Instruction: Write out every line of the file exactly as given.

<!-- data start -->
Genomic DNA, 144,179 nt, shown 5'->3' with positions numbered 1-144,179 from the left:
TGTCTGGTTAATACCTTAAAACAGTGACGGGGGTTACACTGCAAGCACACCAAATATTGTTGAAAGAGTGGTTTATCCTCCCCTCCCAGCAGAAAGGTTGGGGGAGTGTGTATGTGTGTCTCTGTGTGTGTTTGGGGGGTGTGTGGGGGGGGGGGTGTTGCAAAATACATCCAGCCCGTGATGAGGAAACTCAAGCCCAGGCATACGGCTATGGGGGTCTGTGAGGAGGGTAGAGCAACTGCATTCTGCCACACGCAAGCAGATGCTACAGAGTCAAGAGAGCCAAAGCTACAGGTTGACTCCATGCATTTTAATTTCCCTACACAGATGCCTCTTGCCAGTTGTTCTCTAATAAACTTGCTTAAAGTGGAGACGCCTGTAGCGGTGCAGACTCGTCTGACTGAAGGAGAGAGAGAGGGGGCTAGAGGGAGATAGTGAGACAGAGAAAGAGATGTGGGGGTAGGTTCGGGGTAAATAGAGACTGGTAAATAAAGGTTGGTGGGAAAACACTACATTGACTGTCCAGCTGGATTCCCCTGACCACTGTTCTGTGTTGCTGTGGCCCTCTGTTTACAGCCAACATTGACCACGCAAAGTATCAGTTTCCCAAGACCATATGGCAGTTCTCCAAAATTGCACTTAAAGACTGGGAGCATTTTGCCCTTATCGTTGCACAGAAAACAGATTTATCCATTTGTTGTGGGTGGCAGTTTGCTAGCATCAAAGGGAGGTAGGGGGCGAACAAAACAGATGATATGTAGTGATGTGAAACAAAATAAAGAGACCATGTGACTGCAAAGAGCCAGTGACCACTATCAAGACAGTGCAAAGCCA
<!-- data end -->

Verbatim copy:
Genomic DNA, 144,179 nt, shown 5'->3' with positions numbered 1-144,179 from the left:
TGTCTGGTTAATACCTTAAAACAGTGACGGGGGTTACACTGCAAGCACACCAAATATTGTTGAAAGAGTGGTTTATCCTCCCCTCCCAGCAGAAAGGTTGGGGGAGTGTGTATGTGTGTCTCTGTGTGTGTTTGGGGGGTGTGTGGGGGGGGGGGTGTTGCAAAATACATCCAGCCCGTGATGAGGAAACTCAAGCCCAGGCATACGGCTATGGGGGTCTGTGAGGAGGGTAGAGCAACTGCATTCTGCCACACGCAAGCAGATGCTACAGAGTCAAGAGAGCCAAAGCTACAGGTTGACTCCATGCATTTTAATTTCCCTACACAGATGCCTCTTGCCAGTTGTTCTCTAATAAACTTGCTTAAAGTGGAGACGCCTGTAGCGGTGCAGACTCGTCTGACTGAAGGAGAGAGAGAGGGGGCTAGAGGGAGATAGTGAGACAGAGAAAGAGATGTGGGGGTAGGTTCGGGGTAAATAGAGACTGGTAAATAAAGGTTGGTGGGAAAACACTACATTGACTGTCCAGCTGGATTCCCCTGACCACTGTTCTGTGTTGCTGTGGCCCTCTGTTTACAGCCAACATTGACCACGCAAAGTATCAGTTTCCCAAGACCATATGGCAGTTCTCCAAAATTGCACTTAAAGACTGGGAGCATTTTGCCCTTATCGTTGCACAGAAAACAGATTTATCCATTTGTTGTGGGTGGCAGTTTGCTAGCATCAAAGGGAGGTAGGGGGCGAACAAAACAGATGATATGTAGTGATGTGAAACAAAATAAAGAGACCATGTGACTGCAAAGAGCCAGTGACCACTATCAAGACAGTGCAAAGCCA